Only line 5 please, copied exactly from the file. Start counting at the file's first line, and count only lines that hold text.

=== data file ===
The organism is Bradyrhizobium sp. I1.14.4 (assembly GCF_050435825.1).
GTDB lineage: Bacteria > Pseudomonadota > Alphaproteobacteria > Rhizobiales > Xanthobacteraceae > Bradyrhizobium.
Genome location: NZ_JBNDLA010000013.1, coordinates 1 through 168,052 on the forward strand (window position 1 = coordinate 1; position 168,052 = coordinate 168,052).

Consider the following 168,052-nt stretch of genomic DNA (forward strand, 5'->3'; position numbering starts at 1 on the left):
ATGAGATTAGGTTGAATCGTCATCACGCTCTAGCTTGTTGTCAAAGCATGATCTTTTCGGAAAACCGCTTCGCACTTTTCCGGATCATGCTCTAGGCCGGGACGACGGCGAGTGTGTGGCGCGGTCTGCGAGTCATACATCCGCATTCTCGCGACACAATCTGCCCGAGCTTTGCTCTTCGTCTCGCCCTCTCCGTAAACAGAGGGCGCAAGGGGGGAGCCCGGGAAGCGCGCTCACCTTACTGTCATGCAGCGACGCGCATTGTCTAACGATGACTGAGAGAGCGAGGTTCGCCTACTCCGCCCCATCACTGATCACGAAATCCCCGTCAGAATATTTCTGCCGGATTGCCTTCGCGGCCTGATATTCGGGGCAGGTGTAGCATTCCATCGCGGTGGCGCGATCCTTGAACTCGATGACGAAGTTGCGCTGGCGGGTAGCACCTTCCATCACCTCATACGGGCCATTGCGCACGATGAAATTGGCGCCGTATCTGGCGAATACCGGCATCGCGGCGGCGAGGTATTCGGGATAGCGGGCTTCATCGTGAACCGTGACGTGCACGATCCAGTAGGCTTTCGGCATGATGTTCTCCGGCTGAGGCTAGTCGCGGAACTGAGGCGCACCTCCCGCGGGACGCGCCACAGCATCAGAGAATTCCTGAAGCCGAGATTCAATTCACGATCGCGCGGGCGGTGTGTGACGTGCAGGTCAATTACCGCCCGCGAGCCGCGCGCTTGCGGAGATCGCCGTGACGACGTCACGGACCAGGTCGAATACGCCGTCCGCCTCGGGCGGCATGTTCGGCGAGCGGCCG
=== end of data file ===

ATGAGATTAGGTTGAATCGTCATCACGCTCTAGCTTGTTGTCAAAGCATGATCTTTTCGGAAAACCGCTTCGCACTTTTCCGGATCATGCTCTAGGCCGGGACGACGGCGAGTGTGTGGCGCGGTCTGCGAGTCATACATCCGCATTCTCGCGACACAATCTGCCCGAGCTTTGCTCTTCGTCTCGCCCTCTCCGTAAACAGAGGGCGCAAGGGGGGAGCCCGGGAAGCGCGCTCACCTTACTGTCATGCAGCGACGCGCATTGTCTAACGATGACTGAGAGAGCGAGGTTCGCCTACTCCGCCCCATCACTGATCACGAAATCCCCGTCAGAATATTTCTGCCGGATTGCCTTCGCGGCCTGATATTCGGGGCAGGTGTAGCATTCCATCGCGGTGGCGCGATCCTTGAACTCGATGACGAAGTTGCGCTGGCGGGTAGCACCTTCCATCACCTCATACGGGCCATTGCGCACGATGAAATTGGCGCCGTATCTGGCGAATACCGGCATCGCGGCGGCGAGGTATTCGGGATAGCGGGCTTCATCGTGAACCGTGACGTGCACGATCCAGTAGGCTTTCGGCATGATGTTCTCCGGCTGAGGCTAGTCGCGGAACTGAGGCGCACCTCCCGCGGGACGCGCCACAGCATCAGAGAATTCCTGAAGCCGAGATTCAATTCACGATCGCGCGGGCGGTGTGTGACGTGCAGGTCAATTACCGCCCGCGAGCCGCGCGCTTGCGGAGATCGCCGTGACGACGTCACGGACCAGGTCGAATACGCCGTCCGCCTCGGGCGGCATGTTCGGCGAGCGGCCG